Hi, and welcome to this video on arterial punctures! In this video, we will be looking at the overall process and the dos and don’ts when it comes to arterial punctures. Let’s get started!
To begin, let’s review what an arterial puncture actually is. An arterial puncture (usually called a radial artery puncture) is a procedure performed by accessing the arterial system by direct penetration of a peripheral artery, with a needle or catheter. This invasive procedure is performed in a variety of settings including hospitals, emergency rooms, ambulatory surgical centers, as well as vascular and interventional radiology centers.
There are a few different reasons that this procedure may be performed.
The first reason would be to obtain arterial blood samples, typically for arterial blood gas analysis. Also referred to as an arterial stick, this is a routine procedure in the care of many emergency department patients, and an essential component in the management of critically ill patients and patients undergoing either cardiac or respiratory surgery.
Several sites can be used for arterial blood sampling in both pediatric and adult patients, however, the radial artery is the preferred site. Alternative sites include the brachial artery, the dorsalis pedis artery, and the femoral artery, with the posterior tibial artery being a less-used option. In newborns, the umbilical artery can be used.
The second reason for an arterial puncture would be for the placement of an arterial line. An arterial line is placed for patients who require continuous hemodynamic monitoring or monitoring of intra-arterial blood pressure (IAP) and titration of vasoactive medications.
The predominately used sites for arterial line placement, in order of preference, are the radial, femoral, and brachial arteries, though lines can also be placed in the axillary, ulnar, dorsalis pedis, and posterior tibial arteries.
The third reason this procedure might take place is to provide an arterial access route for percutaneous or minimally invasive diagnostic procedures, such as cardiac electrophysiology study, percutaneous transluminal coronary arteriography, and endovascular interventions, such as percutaneous coronary intervention (PCI). Endovascular procedures are used to treat vascular disease and other conditions involving blood vessels, by threading a catheter through a percutaneous needle puncture into a blood vessel.
The femoral artery is the most common access site for percutaneous diagnostic or interventional procedures; however, due to the reduced risk of complications, radial access is increasingly being used, with alternative sites including the brachial, axillary, posterior tibial, and pedal arteries.
Site selection for arterial puncture is extremely important and should be determined in advance. To minimize risk and ensure optimal patient outcomes, many or all of the following factors are taken into consideration when choosing the optimal site:
- Purpose for the puncture;
- Proximity of the artery to the skin surface and surrounding structures;
- Ability to locate the artery
- Ease of access;
- Size of the artery;
- Patient’s age and clinical status, including comorbid conditions such as thrombocytopenia, obesity, peripheral arterial vascular disease, use of anticoagulation medications;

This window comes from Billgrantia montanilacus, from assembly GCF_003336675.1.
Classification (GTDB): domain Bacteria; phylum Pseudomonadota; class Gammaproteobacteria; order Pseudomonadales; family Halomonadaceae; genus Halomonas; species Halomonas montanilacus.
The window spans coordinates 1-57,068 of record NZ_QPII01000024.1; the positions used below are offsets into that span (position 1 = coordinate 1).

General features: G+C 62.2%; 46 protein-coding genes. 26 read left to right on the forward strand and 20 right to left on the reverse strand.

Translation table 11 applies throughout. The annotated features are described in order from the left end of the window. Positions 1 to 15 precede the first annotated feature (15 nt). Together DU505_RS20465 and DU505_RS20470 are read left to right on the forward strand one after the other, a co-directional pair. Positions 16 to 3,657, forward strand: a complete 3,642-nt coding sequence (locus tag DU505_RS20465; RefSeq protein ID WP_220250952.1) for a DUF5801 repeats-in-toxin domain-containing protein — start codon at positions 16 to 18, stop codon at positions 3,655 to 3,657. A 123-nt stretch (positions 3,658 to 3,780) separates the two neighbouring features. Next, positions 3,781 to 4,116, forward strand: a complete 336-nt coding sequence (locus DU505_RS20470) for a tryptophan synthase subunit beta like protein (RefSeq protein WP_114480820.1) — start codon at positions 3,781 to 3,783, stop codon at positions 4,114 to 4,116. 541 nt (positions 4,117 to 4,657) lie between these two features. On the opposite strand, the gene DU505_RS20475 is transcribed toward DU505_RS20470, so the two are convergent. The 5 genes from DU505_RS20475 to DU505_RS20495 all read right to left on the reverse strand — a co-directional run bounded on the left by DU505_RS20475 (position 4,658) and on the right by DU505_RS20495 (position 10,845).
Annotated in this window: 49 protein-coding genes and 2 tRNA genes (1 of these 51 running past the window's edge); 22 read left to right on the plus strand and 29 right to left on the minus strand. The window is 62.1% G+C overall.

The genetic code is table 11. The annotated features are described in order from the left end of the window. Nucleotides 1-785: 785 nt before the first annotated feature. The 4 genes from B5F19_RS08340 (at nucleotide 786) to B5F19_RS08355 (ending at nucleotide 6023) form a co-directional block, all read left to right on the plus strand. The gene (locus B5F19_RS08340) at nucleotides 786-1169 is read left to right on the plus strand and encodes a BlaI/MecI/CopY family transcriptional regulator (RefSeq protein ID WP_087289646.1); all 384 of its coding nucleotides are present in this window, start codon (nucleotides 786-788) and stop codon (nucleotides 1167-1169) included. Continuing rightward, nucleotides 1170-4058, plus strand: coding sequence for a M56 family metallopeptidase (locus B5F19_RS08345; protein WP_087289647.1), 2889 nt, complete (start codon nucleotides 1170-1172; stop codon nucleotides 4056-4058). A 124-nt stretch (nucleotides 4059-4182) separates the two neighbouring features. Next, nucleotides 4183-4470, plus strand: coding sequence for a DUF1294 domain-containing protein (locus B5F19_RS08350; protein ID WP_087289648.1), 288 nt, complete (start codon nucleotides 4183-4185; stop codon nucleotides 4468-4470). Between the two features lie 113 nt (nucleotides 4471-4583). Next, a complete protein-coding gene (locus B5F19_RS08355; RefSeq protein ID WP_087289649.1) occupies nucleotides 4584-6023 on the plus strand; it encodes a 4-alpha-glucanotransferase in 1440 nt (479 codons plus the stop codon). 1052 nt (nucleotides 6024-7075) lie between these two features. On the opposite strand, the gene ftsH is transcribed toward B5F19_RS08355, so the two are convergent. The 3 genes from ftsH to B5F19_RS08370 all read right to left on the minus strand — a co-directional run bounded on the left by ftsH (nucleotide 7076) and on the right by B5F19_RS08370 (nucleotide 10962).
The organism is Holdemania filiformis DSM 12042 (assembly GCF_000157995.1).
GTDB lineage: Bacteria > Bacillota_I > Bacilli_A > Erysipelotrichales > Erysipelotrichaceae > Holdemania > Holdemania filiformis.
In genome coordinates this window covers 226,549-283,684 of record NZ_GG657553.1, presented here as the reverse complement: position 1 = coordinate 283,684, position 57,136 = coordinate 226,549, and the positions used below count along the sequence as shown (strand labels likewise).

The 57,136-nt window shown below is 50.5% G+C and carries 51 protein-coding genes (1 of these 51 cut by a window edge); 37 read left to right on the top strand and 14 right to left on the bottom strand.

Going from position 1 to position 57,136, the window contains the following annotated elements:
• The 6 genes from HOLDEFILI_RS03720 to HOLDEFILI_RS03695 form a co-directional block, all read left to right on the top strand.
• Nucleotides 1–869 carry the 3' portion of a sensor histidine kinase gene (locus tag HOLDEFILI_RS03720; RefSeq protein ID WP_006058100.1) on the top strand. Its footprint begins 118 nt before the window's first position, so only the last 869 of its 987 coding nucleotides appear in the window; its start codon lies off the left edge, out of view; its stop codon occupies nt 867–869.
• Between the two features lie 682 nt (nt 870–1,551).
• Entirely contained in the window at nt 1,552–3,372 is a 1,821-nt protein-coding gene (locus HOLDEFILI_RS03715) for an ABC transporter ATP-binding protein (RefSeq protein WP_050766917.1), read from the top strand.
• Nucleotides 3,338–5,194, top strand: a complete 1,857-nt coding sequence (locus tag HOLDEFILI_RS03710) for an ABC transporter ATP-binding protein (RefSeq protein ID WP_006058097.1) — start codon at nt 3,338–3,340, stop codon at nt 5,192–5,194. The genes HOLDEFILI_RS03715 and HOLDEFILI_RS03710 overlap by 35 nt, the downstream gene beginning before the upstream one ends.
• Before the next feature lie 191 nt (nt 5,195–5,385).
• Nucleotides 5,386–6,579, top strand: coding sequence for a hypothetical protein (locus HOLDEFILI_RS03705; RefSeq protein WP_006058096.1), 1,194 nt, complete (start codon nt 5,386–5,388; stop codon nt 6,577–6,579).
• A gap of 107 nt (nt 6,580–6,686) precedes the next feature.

- Patient’s vascular anatomy, adequacy of collateral circulation, presence of an A-V graft, shunt or fistula;
- Presence of lesions, scar tissue, inflammation or infection at a site;
- History of recent punctures, previous peripheral vascular surgery;
- Proximity of arterial access site to site of intervention;
- Catheter/equipment dimensions;
- Preference and experience of the clinician or phlebotomist;
- Patient’s preference and hand dominance.
Additionally, location of the puncture has implications for post procedural hemostasis, arterial closure, and vascular site complications. While considered safe, arterial punctures are not risk-free, and several factors are associated with complications, including:
- Number of attempts (successful rate of first-attempt puncture);
- Catheter dimensions/needle size;
- Use of anticoagulant and antiplatelet agents;
- Experience of the practitioner.
Each site is associated with a set of major and minor complications, which can occur during or after the procedure. In general, potential complications include:
- Artery vasospasms;
- Arterial injury, dissection, extravasation, pseudoaneurysm, arteriovenous fistula;
- Access/non-access site bleeding, ecchymosis and hematoma;
- Ischemia, caused by arterial thrombosis, embolism, or occlusion;
- Trauma or damage to adjacent structures (nerves, bones);
At a minimum, when one of the following is required, the complication is classified as major:
- Treatment for ischemia;
- Blood transfusion;
- Vascular repair;
- Surgical repair of nerve injury;
- Antibiotic administration.
To avoid potential devastating sequela, major complications require early recognition, prompt diagnosis and appropriate treatment.
Now, let’s go over the ways that complications can be minimized.
1. Adequate pre-procedural patient assessment.
2. Selecting the most optimal puncture site with the lowest risk for complications.
3. Appropriate patient positioning with the goal of providing optimal access to, and visualization of, the puncture site. Appropriate positioning techniques are associated with a significant increase in the success rate of arterial puncture. It is important to ensure that the patient’s limb is well-supported and immobilized.
4. Adherence to aseptic technique, including antiseptic skin prep, to prevent the transmission of pathogenic microorganisms from the healthcare worker, equipment or the environment to the patient.
5. Proper puncture/insertion technique. Equipment and supplies used to puncture the artery are based upon the purpose of the procedure, and can vary between facilities. All equipment and supplies should be used in accordance with the manufacturer’s instructions. Needle or catheter size is based on procedure type, puncture site, patient size and age, however, the clinician should always use the smallest needle or catheter practical.
Based on the approach, the patient is positioned and the clinician, either by the landmark method or ultrasound, locates the artery. By gentle palpation, the clinician identifies the course and direction of the vessel and the ideal puncture site. The chosen site can be marked with a surgical ink pen. Ultrasound, Near-Infrared (nIR) light technology, or fluoroscopic guidance aids vascular visualization and improves puncture site accuracy.